Monday, December 8, 2014


Tolstoy with His Family, Yasnaya Polyana, 1892

(4) Stiva, Monogamy, and Oysters

"Anna Karenina" treats a wide variety of themes, but its central theme is Marriage and Family. Taken as a whole the novel represents a lengthy defense of the monogamous marriage, but Stiva Oblonsky, while he certainly believes in marriage, does not believe in monogamy.

In accord with liberal thinking of his time he sees marriage as an archaic institution. "Family life certainly afforded Stepan Arkadyevich little gratification, and it forced him into lying and hypocrisy, which were so repulsive to his nature" (p.9). As he tells his friend Lyovin, "A man must be independent; he has his masculine interests. A man has to be manly," and the family should not get in his way while he is, so to speak, "being manly": out eating well and pursuing servant girls, governesses, and ballet dancers (p. 617).

Late in the novel, in speaking of his attempts to secure a divorce from Karenin for his sister Anna, Stiva speaks of the marriage rite as that "stupid old ceremony," with its "walking round and round and singing Rejoice, O Isaiah! that no one believes in and that stands in the way of the happiness of people" (p. 723-4). This argument, this refutation of the institution of marriage is still around today. In fact, in many ways this nineteenth century novel is highly contemporaneous with our times, since it raises issues that have never been resolved.

In Stiva's final appearance in the novel he is in a train station, with all the characters in the novel, minus one, who were present in the first train-station scene (p. 63-71--much more on this later). His beloved sister Anna is dead, he has squandered a good deal more of his wife's assets, but he is still beaming with happiness.

We can look at the unchanged Stiva in one of two ways. First, his incorrigible personality, his inability to learn the error of his ways and change for the better demonstrates the perpetual continuity of human vulgarity and philistinism. After all, don't we know people like Stiva who are living around us today?

But then, perhaps, we prefer the second way of viewing Stiva. He walks around beaming, jutting out his chest, wafting goodwill. He revels in life, enjoys it to the hilt. In some ways Stiva is a figure who arouses more optimism than any other character in the book. We condemn his amorality and his selfishness, but, simultaneously, we enjoy having him around. We enjoy watching people enjoy life. We take pleasure, as Lyovin does early in the novel, in the very act of watching Stiva eat oysters. Stiva is the kind of person people enjoy watching eating oysters:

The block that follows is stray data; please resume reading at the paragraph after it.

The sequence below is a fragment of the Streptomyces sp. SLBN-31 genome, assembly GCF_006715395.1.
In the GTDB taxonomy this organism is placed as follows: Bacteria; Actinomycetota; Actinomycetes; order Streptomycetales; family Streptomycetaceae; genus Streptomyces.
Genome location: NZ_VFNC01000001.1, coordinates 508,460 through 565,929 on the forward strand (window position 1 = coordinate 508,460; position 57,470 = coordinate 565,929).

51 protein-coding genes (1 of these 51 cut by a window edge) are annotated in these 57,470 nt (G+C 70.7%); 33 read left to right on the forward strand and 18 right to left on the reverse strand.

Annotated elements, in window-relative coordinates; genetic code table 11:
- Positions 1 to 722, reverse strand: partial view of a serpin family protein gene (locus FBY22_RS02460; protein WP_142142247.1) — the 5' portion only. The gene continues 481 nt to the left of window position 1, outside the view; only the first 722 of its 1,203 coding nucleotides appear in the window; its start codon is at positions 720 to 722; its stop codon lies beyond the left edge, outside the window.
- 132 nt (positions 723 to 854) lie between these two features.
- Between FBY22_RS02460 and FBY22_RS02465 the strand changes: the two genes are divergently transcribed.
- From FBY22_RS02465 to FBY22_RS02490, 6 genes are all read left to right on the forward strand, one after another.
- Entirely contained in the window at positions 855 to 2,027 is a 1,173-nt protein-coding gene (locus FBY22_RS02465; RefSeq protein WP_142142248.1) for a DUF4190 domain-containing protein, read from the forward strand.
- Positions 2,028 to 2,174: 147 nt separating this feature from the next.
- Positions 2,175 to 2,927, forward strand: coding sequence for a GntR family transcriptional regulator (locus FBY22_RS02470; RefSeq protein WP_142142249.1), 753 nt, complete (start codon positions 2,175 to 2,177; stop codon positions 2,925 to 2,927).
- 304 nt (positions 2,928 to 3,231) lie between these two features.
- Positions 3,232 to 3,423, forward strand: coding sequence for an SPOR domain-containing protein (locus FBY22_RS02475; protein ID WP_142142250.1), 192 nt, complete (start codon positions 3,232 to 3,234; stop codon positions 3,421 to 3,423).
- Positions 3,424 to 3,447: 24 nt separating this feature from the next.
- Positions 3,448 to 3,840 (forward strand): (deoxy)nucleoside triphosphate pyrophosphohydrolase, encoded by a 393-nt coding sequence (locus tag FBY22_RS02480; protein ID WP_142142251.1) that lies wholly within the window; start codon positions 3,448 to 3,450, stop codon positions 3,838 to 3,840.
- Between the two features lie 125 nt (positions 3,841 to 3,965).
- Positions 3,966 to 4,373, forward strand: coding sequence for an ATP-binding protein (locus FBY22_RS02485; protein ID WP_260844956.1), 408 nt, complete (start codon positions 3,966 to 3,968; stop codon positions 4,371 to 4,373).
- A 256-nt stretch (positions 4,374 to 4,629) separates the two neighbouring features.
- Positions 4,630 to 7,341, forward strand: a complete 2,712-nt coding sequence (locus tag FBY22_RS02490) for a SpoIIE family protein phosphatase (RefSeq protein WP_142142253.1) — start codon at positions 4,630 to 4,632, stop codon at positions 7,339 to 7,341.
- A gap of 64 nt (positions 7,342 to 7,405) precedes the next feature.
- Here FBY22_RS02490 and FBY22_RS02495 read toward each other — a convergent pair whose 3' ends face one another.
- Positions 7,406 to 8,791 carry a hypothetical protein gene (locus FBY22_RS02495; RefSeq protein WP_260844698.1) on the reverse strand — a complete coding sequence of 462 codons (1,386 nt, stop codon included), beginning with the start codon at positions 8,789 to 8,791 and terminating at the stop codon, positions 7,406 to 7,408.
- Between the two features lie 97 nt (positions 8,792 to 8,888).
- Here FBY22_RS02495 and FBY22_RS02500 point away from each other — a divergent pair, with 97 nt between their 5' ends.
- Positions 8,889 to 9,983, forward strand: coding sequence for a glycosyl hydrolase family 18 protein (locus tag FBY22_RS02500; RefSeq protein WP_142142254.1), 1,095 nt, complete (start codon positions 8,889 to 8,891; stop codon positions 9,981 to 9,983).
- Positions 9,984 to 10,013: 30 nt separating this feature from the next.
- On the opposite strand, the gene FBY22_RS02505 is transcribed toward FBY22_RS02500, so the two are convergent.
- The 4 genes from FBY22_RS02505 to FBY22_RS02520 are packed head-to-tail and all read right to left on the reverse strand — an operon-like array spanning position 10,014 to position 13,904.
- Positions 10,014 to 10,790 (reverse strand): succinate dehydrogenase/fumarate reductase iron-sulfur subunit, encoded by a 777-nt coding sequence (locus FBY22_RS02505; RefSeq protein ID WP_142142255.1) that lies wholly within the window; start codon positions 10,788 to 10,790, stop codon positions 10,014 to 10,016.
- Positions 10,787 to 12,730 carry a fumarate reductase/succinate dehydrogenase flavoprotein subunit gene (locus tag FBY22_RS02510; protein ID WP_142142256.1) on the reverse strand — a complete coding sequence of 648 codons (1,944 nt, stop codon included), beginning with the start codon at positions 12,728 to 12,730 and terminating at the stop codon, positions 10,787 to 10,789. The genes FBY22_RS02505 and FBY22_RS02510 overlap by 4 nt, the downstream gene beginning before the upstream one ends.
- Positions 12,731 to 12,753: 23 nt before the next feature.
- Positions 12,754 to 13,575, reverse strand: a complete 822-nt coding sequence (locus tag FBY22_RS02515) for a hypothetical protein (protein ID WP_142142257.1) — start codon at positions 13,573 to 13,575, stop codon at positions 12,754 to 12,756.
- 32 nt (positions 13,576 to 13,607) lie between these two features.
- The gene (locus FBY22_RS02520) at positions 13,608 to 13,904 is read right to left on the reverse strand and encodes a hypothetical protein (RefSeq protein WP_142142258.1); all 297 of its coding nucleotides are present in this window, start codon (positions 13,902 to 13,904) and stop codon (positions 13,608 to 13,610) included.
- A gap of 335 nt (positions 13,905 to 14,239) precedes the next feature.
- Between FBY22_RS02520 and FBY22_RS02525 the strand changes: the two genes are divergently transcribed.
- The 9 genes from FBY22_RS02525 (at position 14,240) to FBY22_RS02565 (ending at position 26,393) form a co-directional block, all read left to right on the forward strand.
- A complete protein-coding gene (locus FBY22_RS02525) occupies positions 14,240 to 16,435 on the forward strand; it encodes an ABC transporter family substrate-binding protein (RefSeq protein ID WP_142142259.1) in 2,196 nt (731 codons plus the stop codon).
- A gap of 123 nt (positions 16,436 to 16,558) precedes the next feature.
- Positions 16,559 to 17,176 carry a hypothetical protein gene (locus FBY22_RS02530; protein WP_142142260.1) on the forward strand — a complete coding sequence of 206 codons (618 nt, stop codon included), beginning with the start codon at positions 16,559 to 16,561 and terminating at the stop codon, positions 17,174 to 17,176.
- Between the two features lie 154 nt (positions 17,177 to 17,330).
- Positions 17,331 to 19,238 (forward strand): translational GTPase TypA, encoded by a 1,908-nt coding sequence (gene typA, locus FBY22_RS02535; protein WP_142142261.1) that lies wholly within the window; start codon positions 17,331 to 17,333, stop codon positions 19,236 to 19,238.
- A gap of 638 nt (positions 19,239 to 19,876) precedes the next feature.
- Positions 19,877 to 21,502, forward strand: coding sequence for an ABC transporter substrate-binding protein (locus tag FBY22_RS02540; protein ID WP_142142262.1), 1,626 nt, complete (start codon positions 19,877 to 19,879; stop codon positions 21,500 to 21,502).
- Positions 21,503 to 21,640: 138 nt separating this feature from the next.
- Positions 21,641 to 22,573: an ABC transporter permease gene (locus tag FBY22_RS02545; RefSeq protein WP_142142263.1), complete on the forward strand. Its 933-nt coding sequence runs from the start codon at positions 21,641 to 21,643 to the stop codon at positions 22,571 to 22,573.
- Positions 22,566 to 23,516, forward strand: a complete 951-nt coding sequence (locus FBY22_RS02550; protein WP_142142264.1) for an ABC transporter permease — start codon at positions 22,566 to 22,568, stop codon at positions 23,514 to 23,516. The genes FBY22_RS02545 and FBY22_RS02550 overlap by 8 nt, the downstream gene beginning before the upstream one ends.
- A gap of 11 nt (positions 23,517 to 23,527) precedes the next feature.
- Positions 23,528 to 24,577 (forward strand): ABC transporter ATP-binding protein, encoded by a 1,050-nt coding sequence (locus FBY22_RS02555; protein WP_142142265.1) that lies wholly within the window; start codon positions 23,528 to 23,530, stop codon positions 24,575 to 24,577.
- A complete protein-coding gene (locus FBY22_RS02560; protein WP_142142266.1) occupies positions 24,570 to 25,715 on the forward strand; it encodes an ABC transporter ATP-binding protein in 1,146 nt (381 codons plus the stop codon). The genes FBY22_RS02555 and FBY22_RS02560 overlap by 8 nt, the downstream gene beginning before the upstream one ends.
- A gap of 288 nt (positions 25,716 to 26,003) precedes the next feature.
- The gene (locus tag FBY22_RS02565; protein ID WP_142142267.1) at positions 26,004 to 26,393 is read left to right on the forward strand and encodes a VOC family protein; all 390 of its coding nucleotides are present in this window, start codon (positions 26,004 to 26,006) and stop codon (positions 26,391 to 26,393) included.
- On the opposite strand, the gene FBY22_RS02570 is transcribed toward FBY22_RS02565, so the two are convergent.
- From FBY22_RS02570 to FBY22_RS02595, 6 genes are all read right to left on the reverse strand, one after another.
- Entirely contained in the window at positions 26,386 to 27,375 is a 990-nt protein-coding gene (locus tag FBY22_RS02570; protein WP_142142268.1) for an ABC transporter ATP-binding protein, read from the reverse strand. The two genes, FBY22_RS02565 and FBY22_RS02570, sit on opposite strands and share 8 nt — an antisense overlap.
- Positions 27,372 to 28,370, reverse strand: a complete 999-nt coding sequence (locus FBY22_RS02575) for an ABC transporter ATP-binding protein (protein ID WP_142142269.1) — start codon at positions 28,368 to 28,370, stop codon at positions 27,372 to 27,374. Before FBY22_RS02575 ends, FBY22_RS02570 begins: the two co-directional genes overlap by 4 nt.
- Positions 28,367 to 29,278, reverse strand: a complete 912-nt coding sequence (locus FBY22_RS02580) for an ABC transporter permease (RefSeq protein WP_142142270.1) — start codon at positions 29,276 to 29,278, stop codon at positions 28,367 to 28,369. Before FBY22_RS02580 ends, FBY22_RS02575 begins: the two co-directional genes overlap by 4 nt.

"Stepan Arkadyevich crushed the starchy napkin, tucked it into his vest, and, settling his arms comfortably, started on the oysters.
'Not bad,' he said, stripping the oysters from the pearly shells with a silver fork and swallowing them, one after another.'"Not bad,' he repeated, turning his dewy, brilliant eyes from Lyovin to the Tartar [the waiter].
Lyovin ate the oysters, though white bread and cheese would have pleased him better. But he was admiring Oblonsky. Even the Tartar, uncorking the bottle and pouring the sparkling wine into the thin, wide glasses, glanced at Stepan Arkadyevich and settled his white cravat with a perceptible smile of satisfaction." (Part One, Ch. 9, p. 39)

Tolstoy is a master at depicting sensual pleasure. Yet, simultaneously, he frowns upon indulgence in the sensual. Ever the sensual anti-sensualist and the the anti-sensual sensualist, Tolstoy, as we shall see, goes round and round inside his mind.

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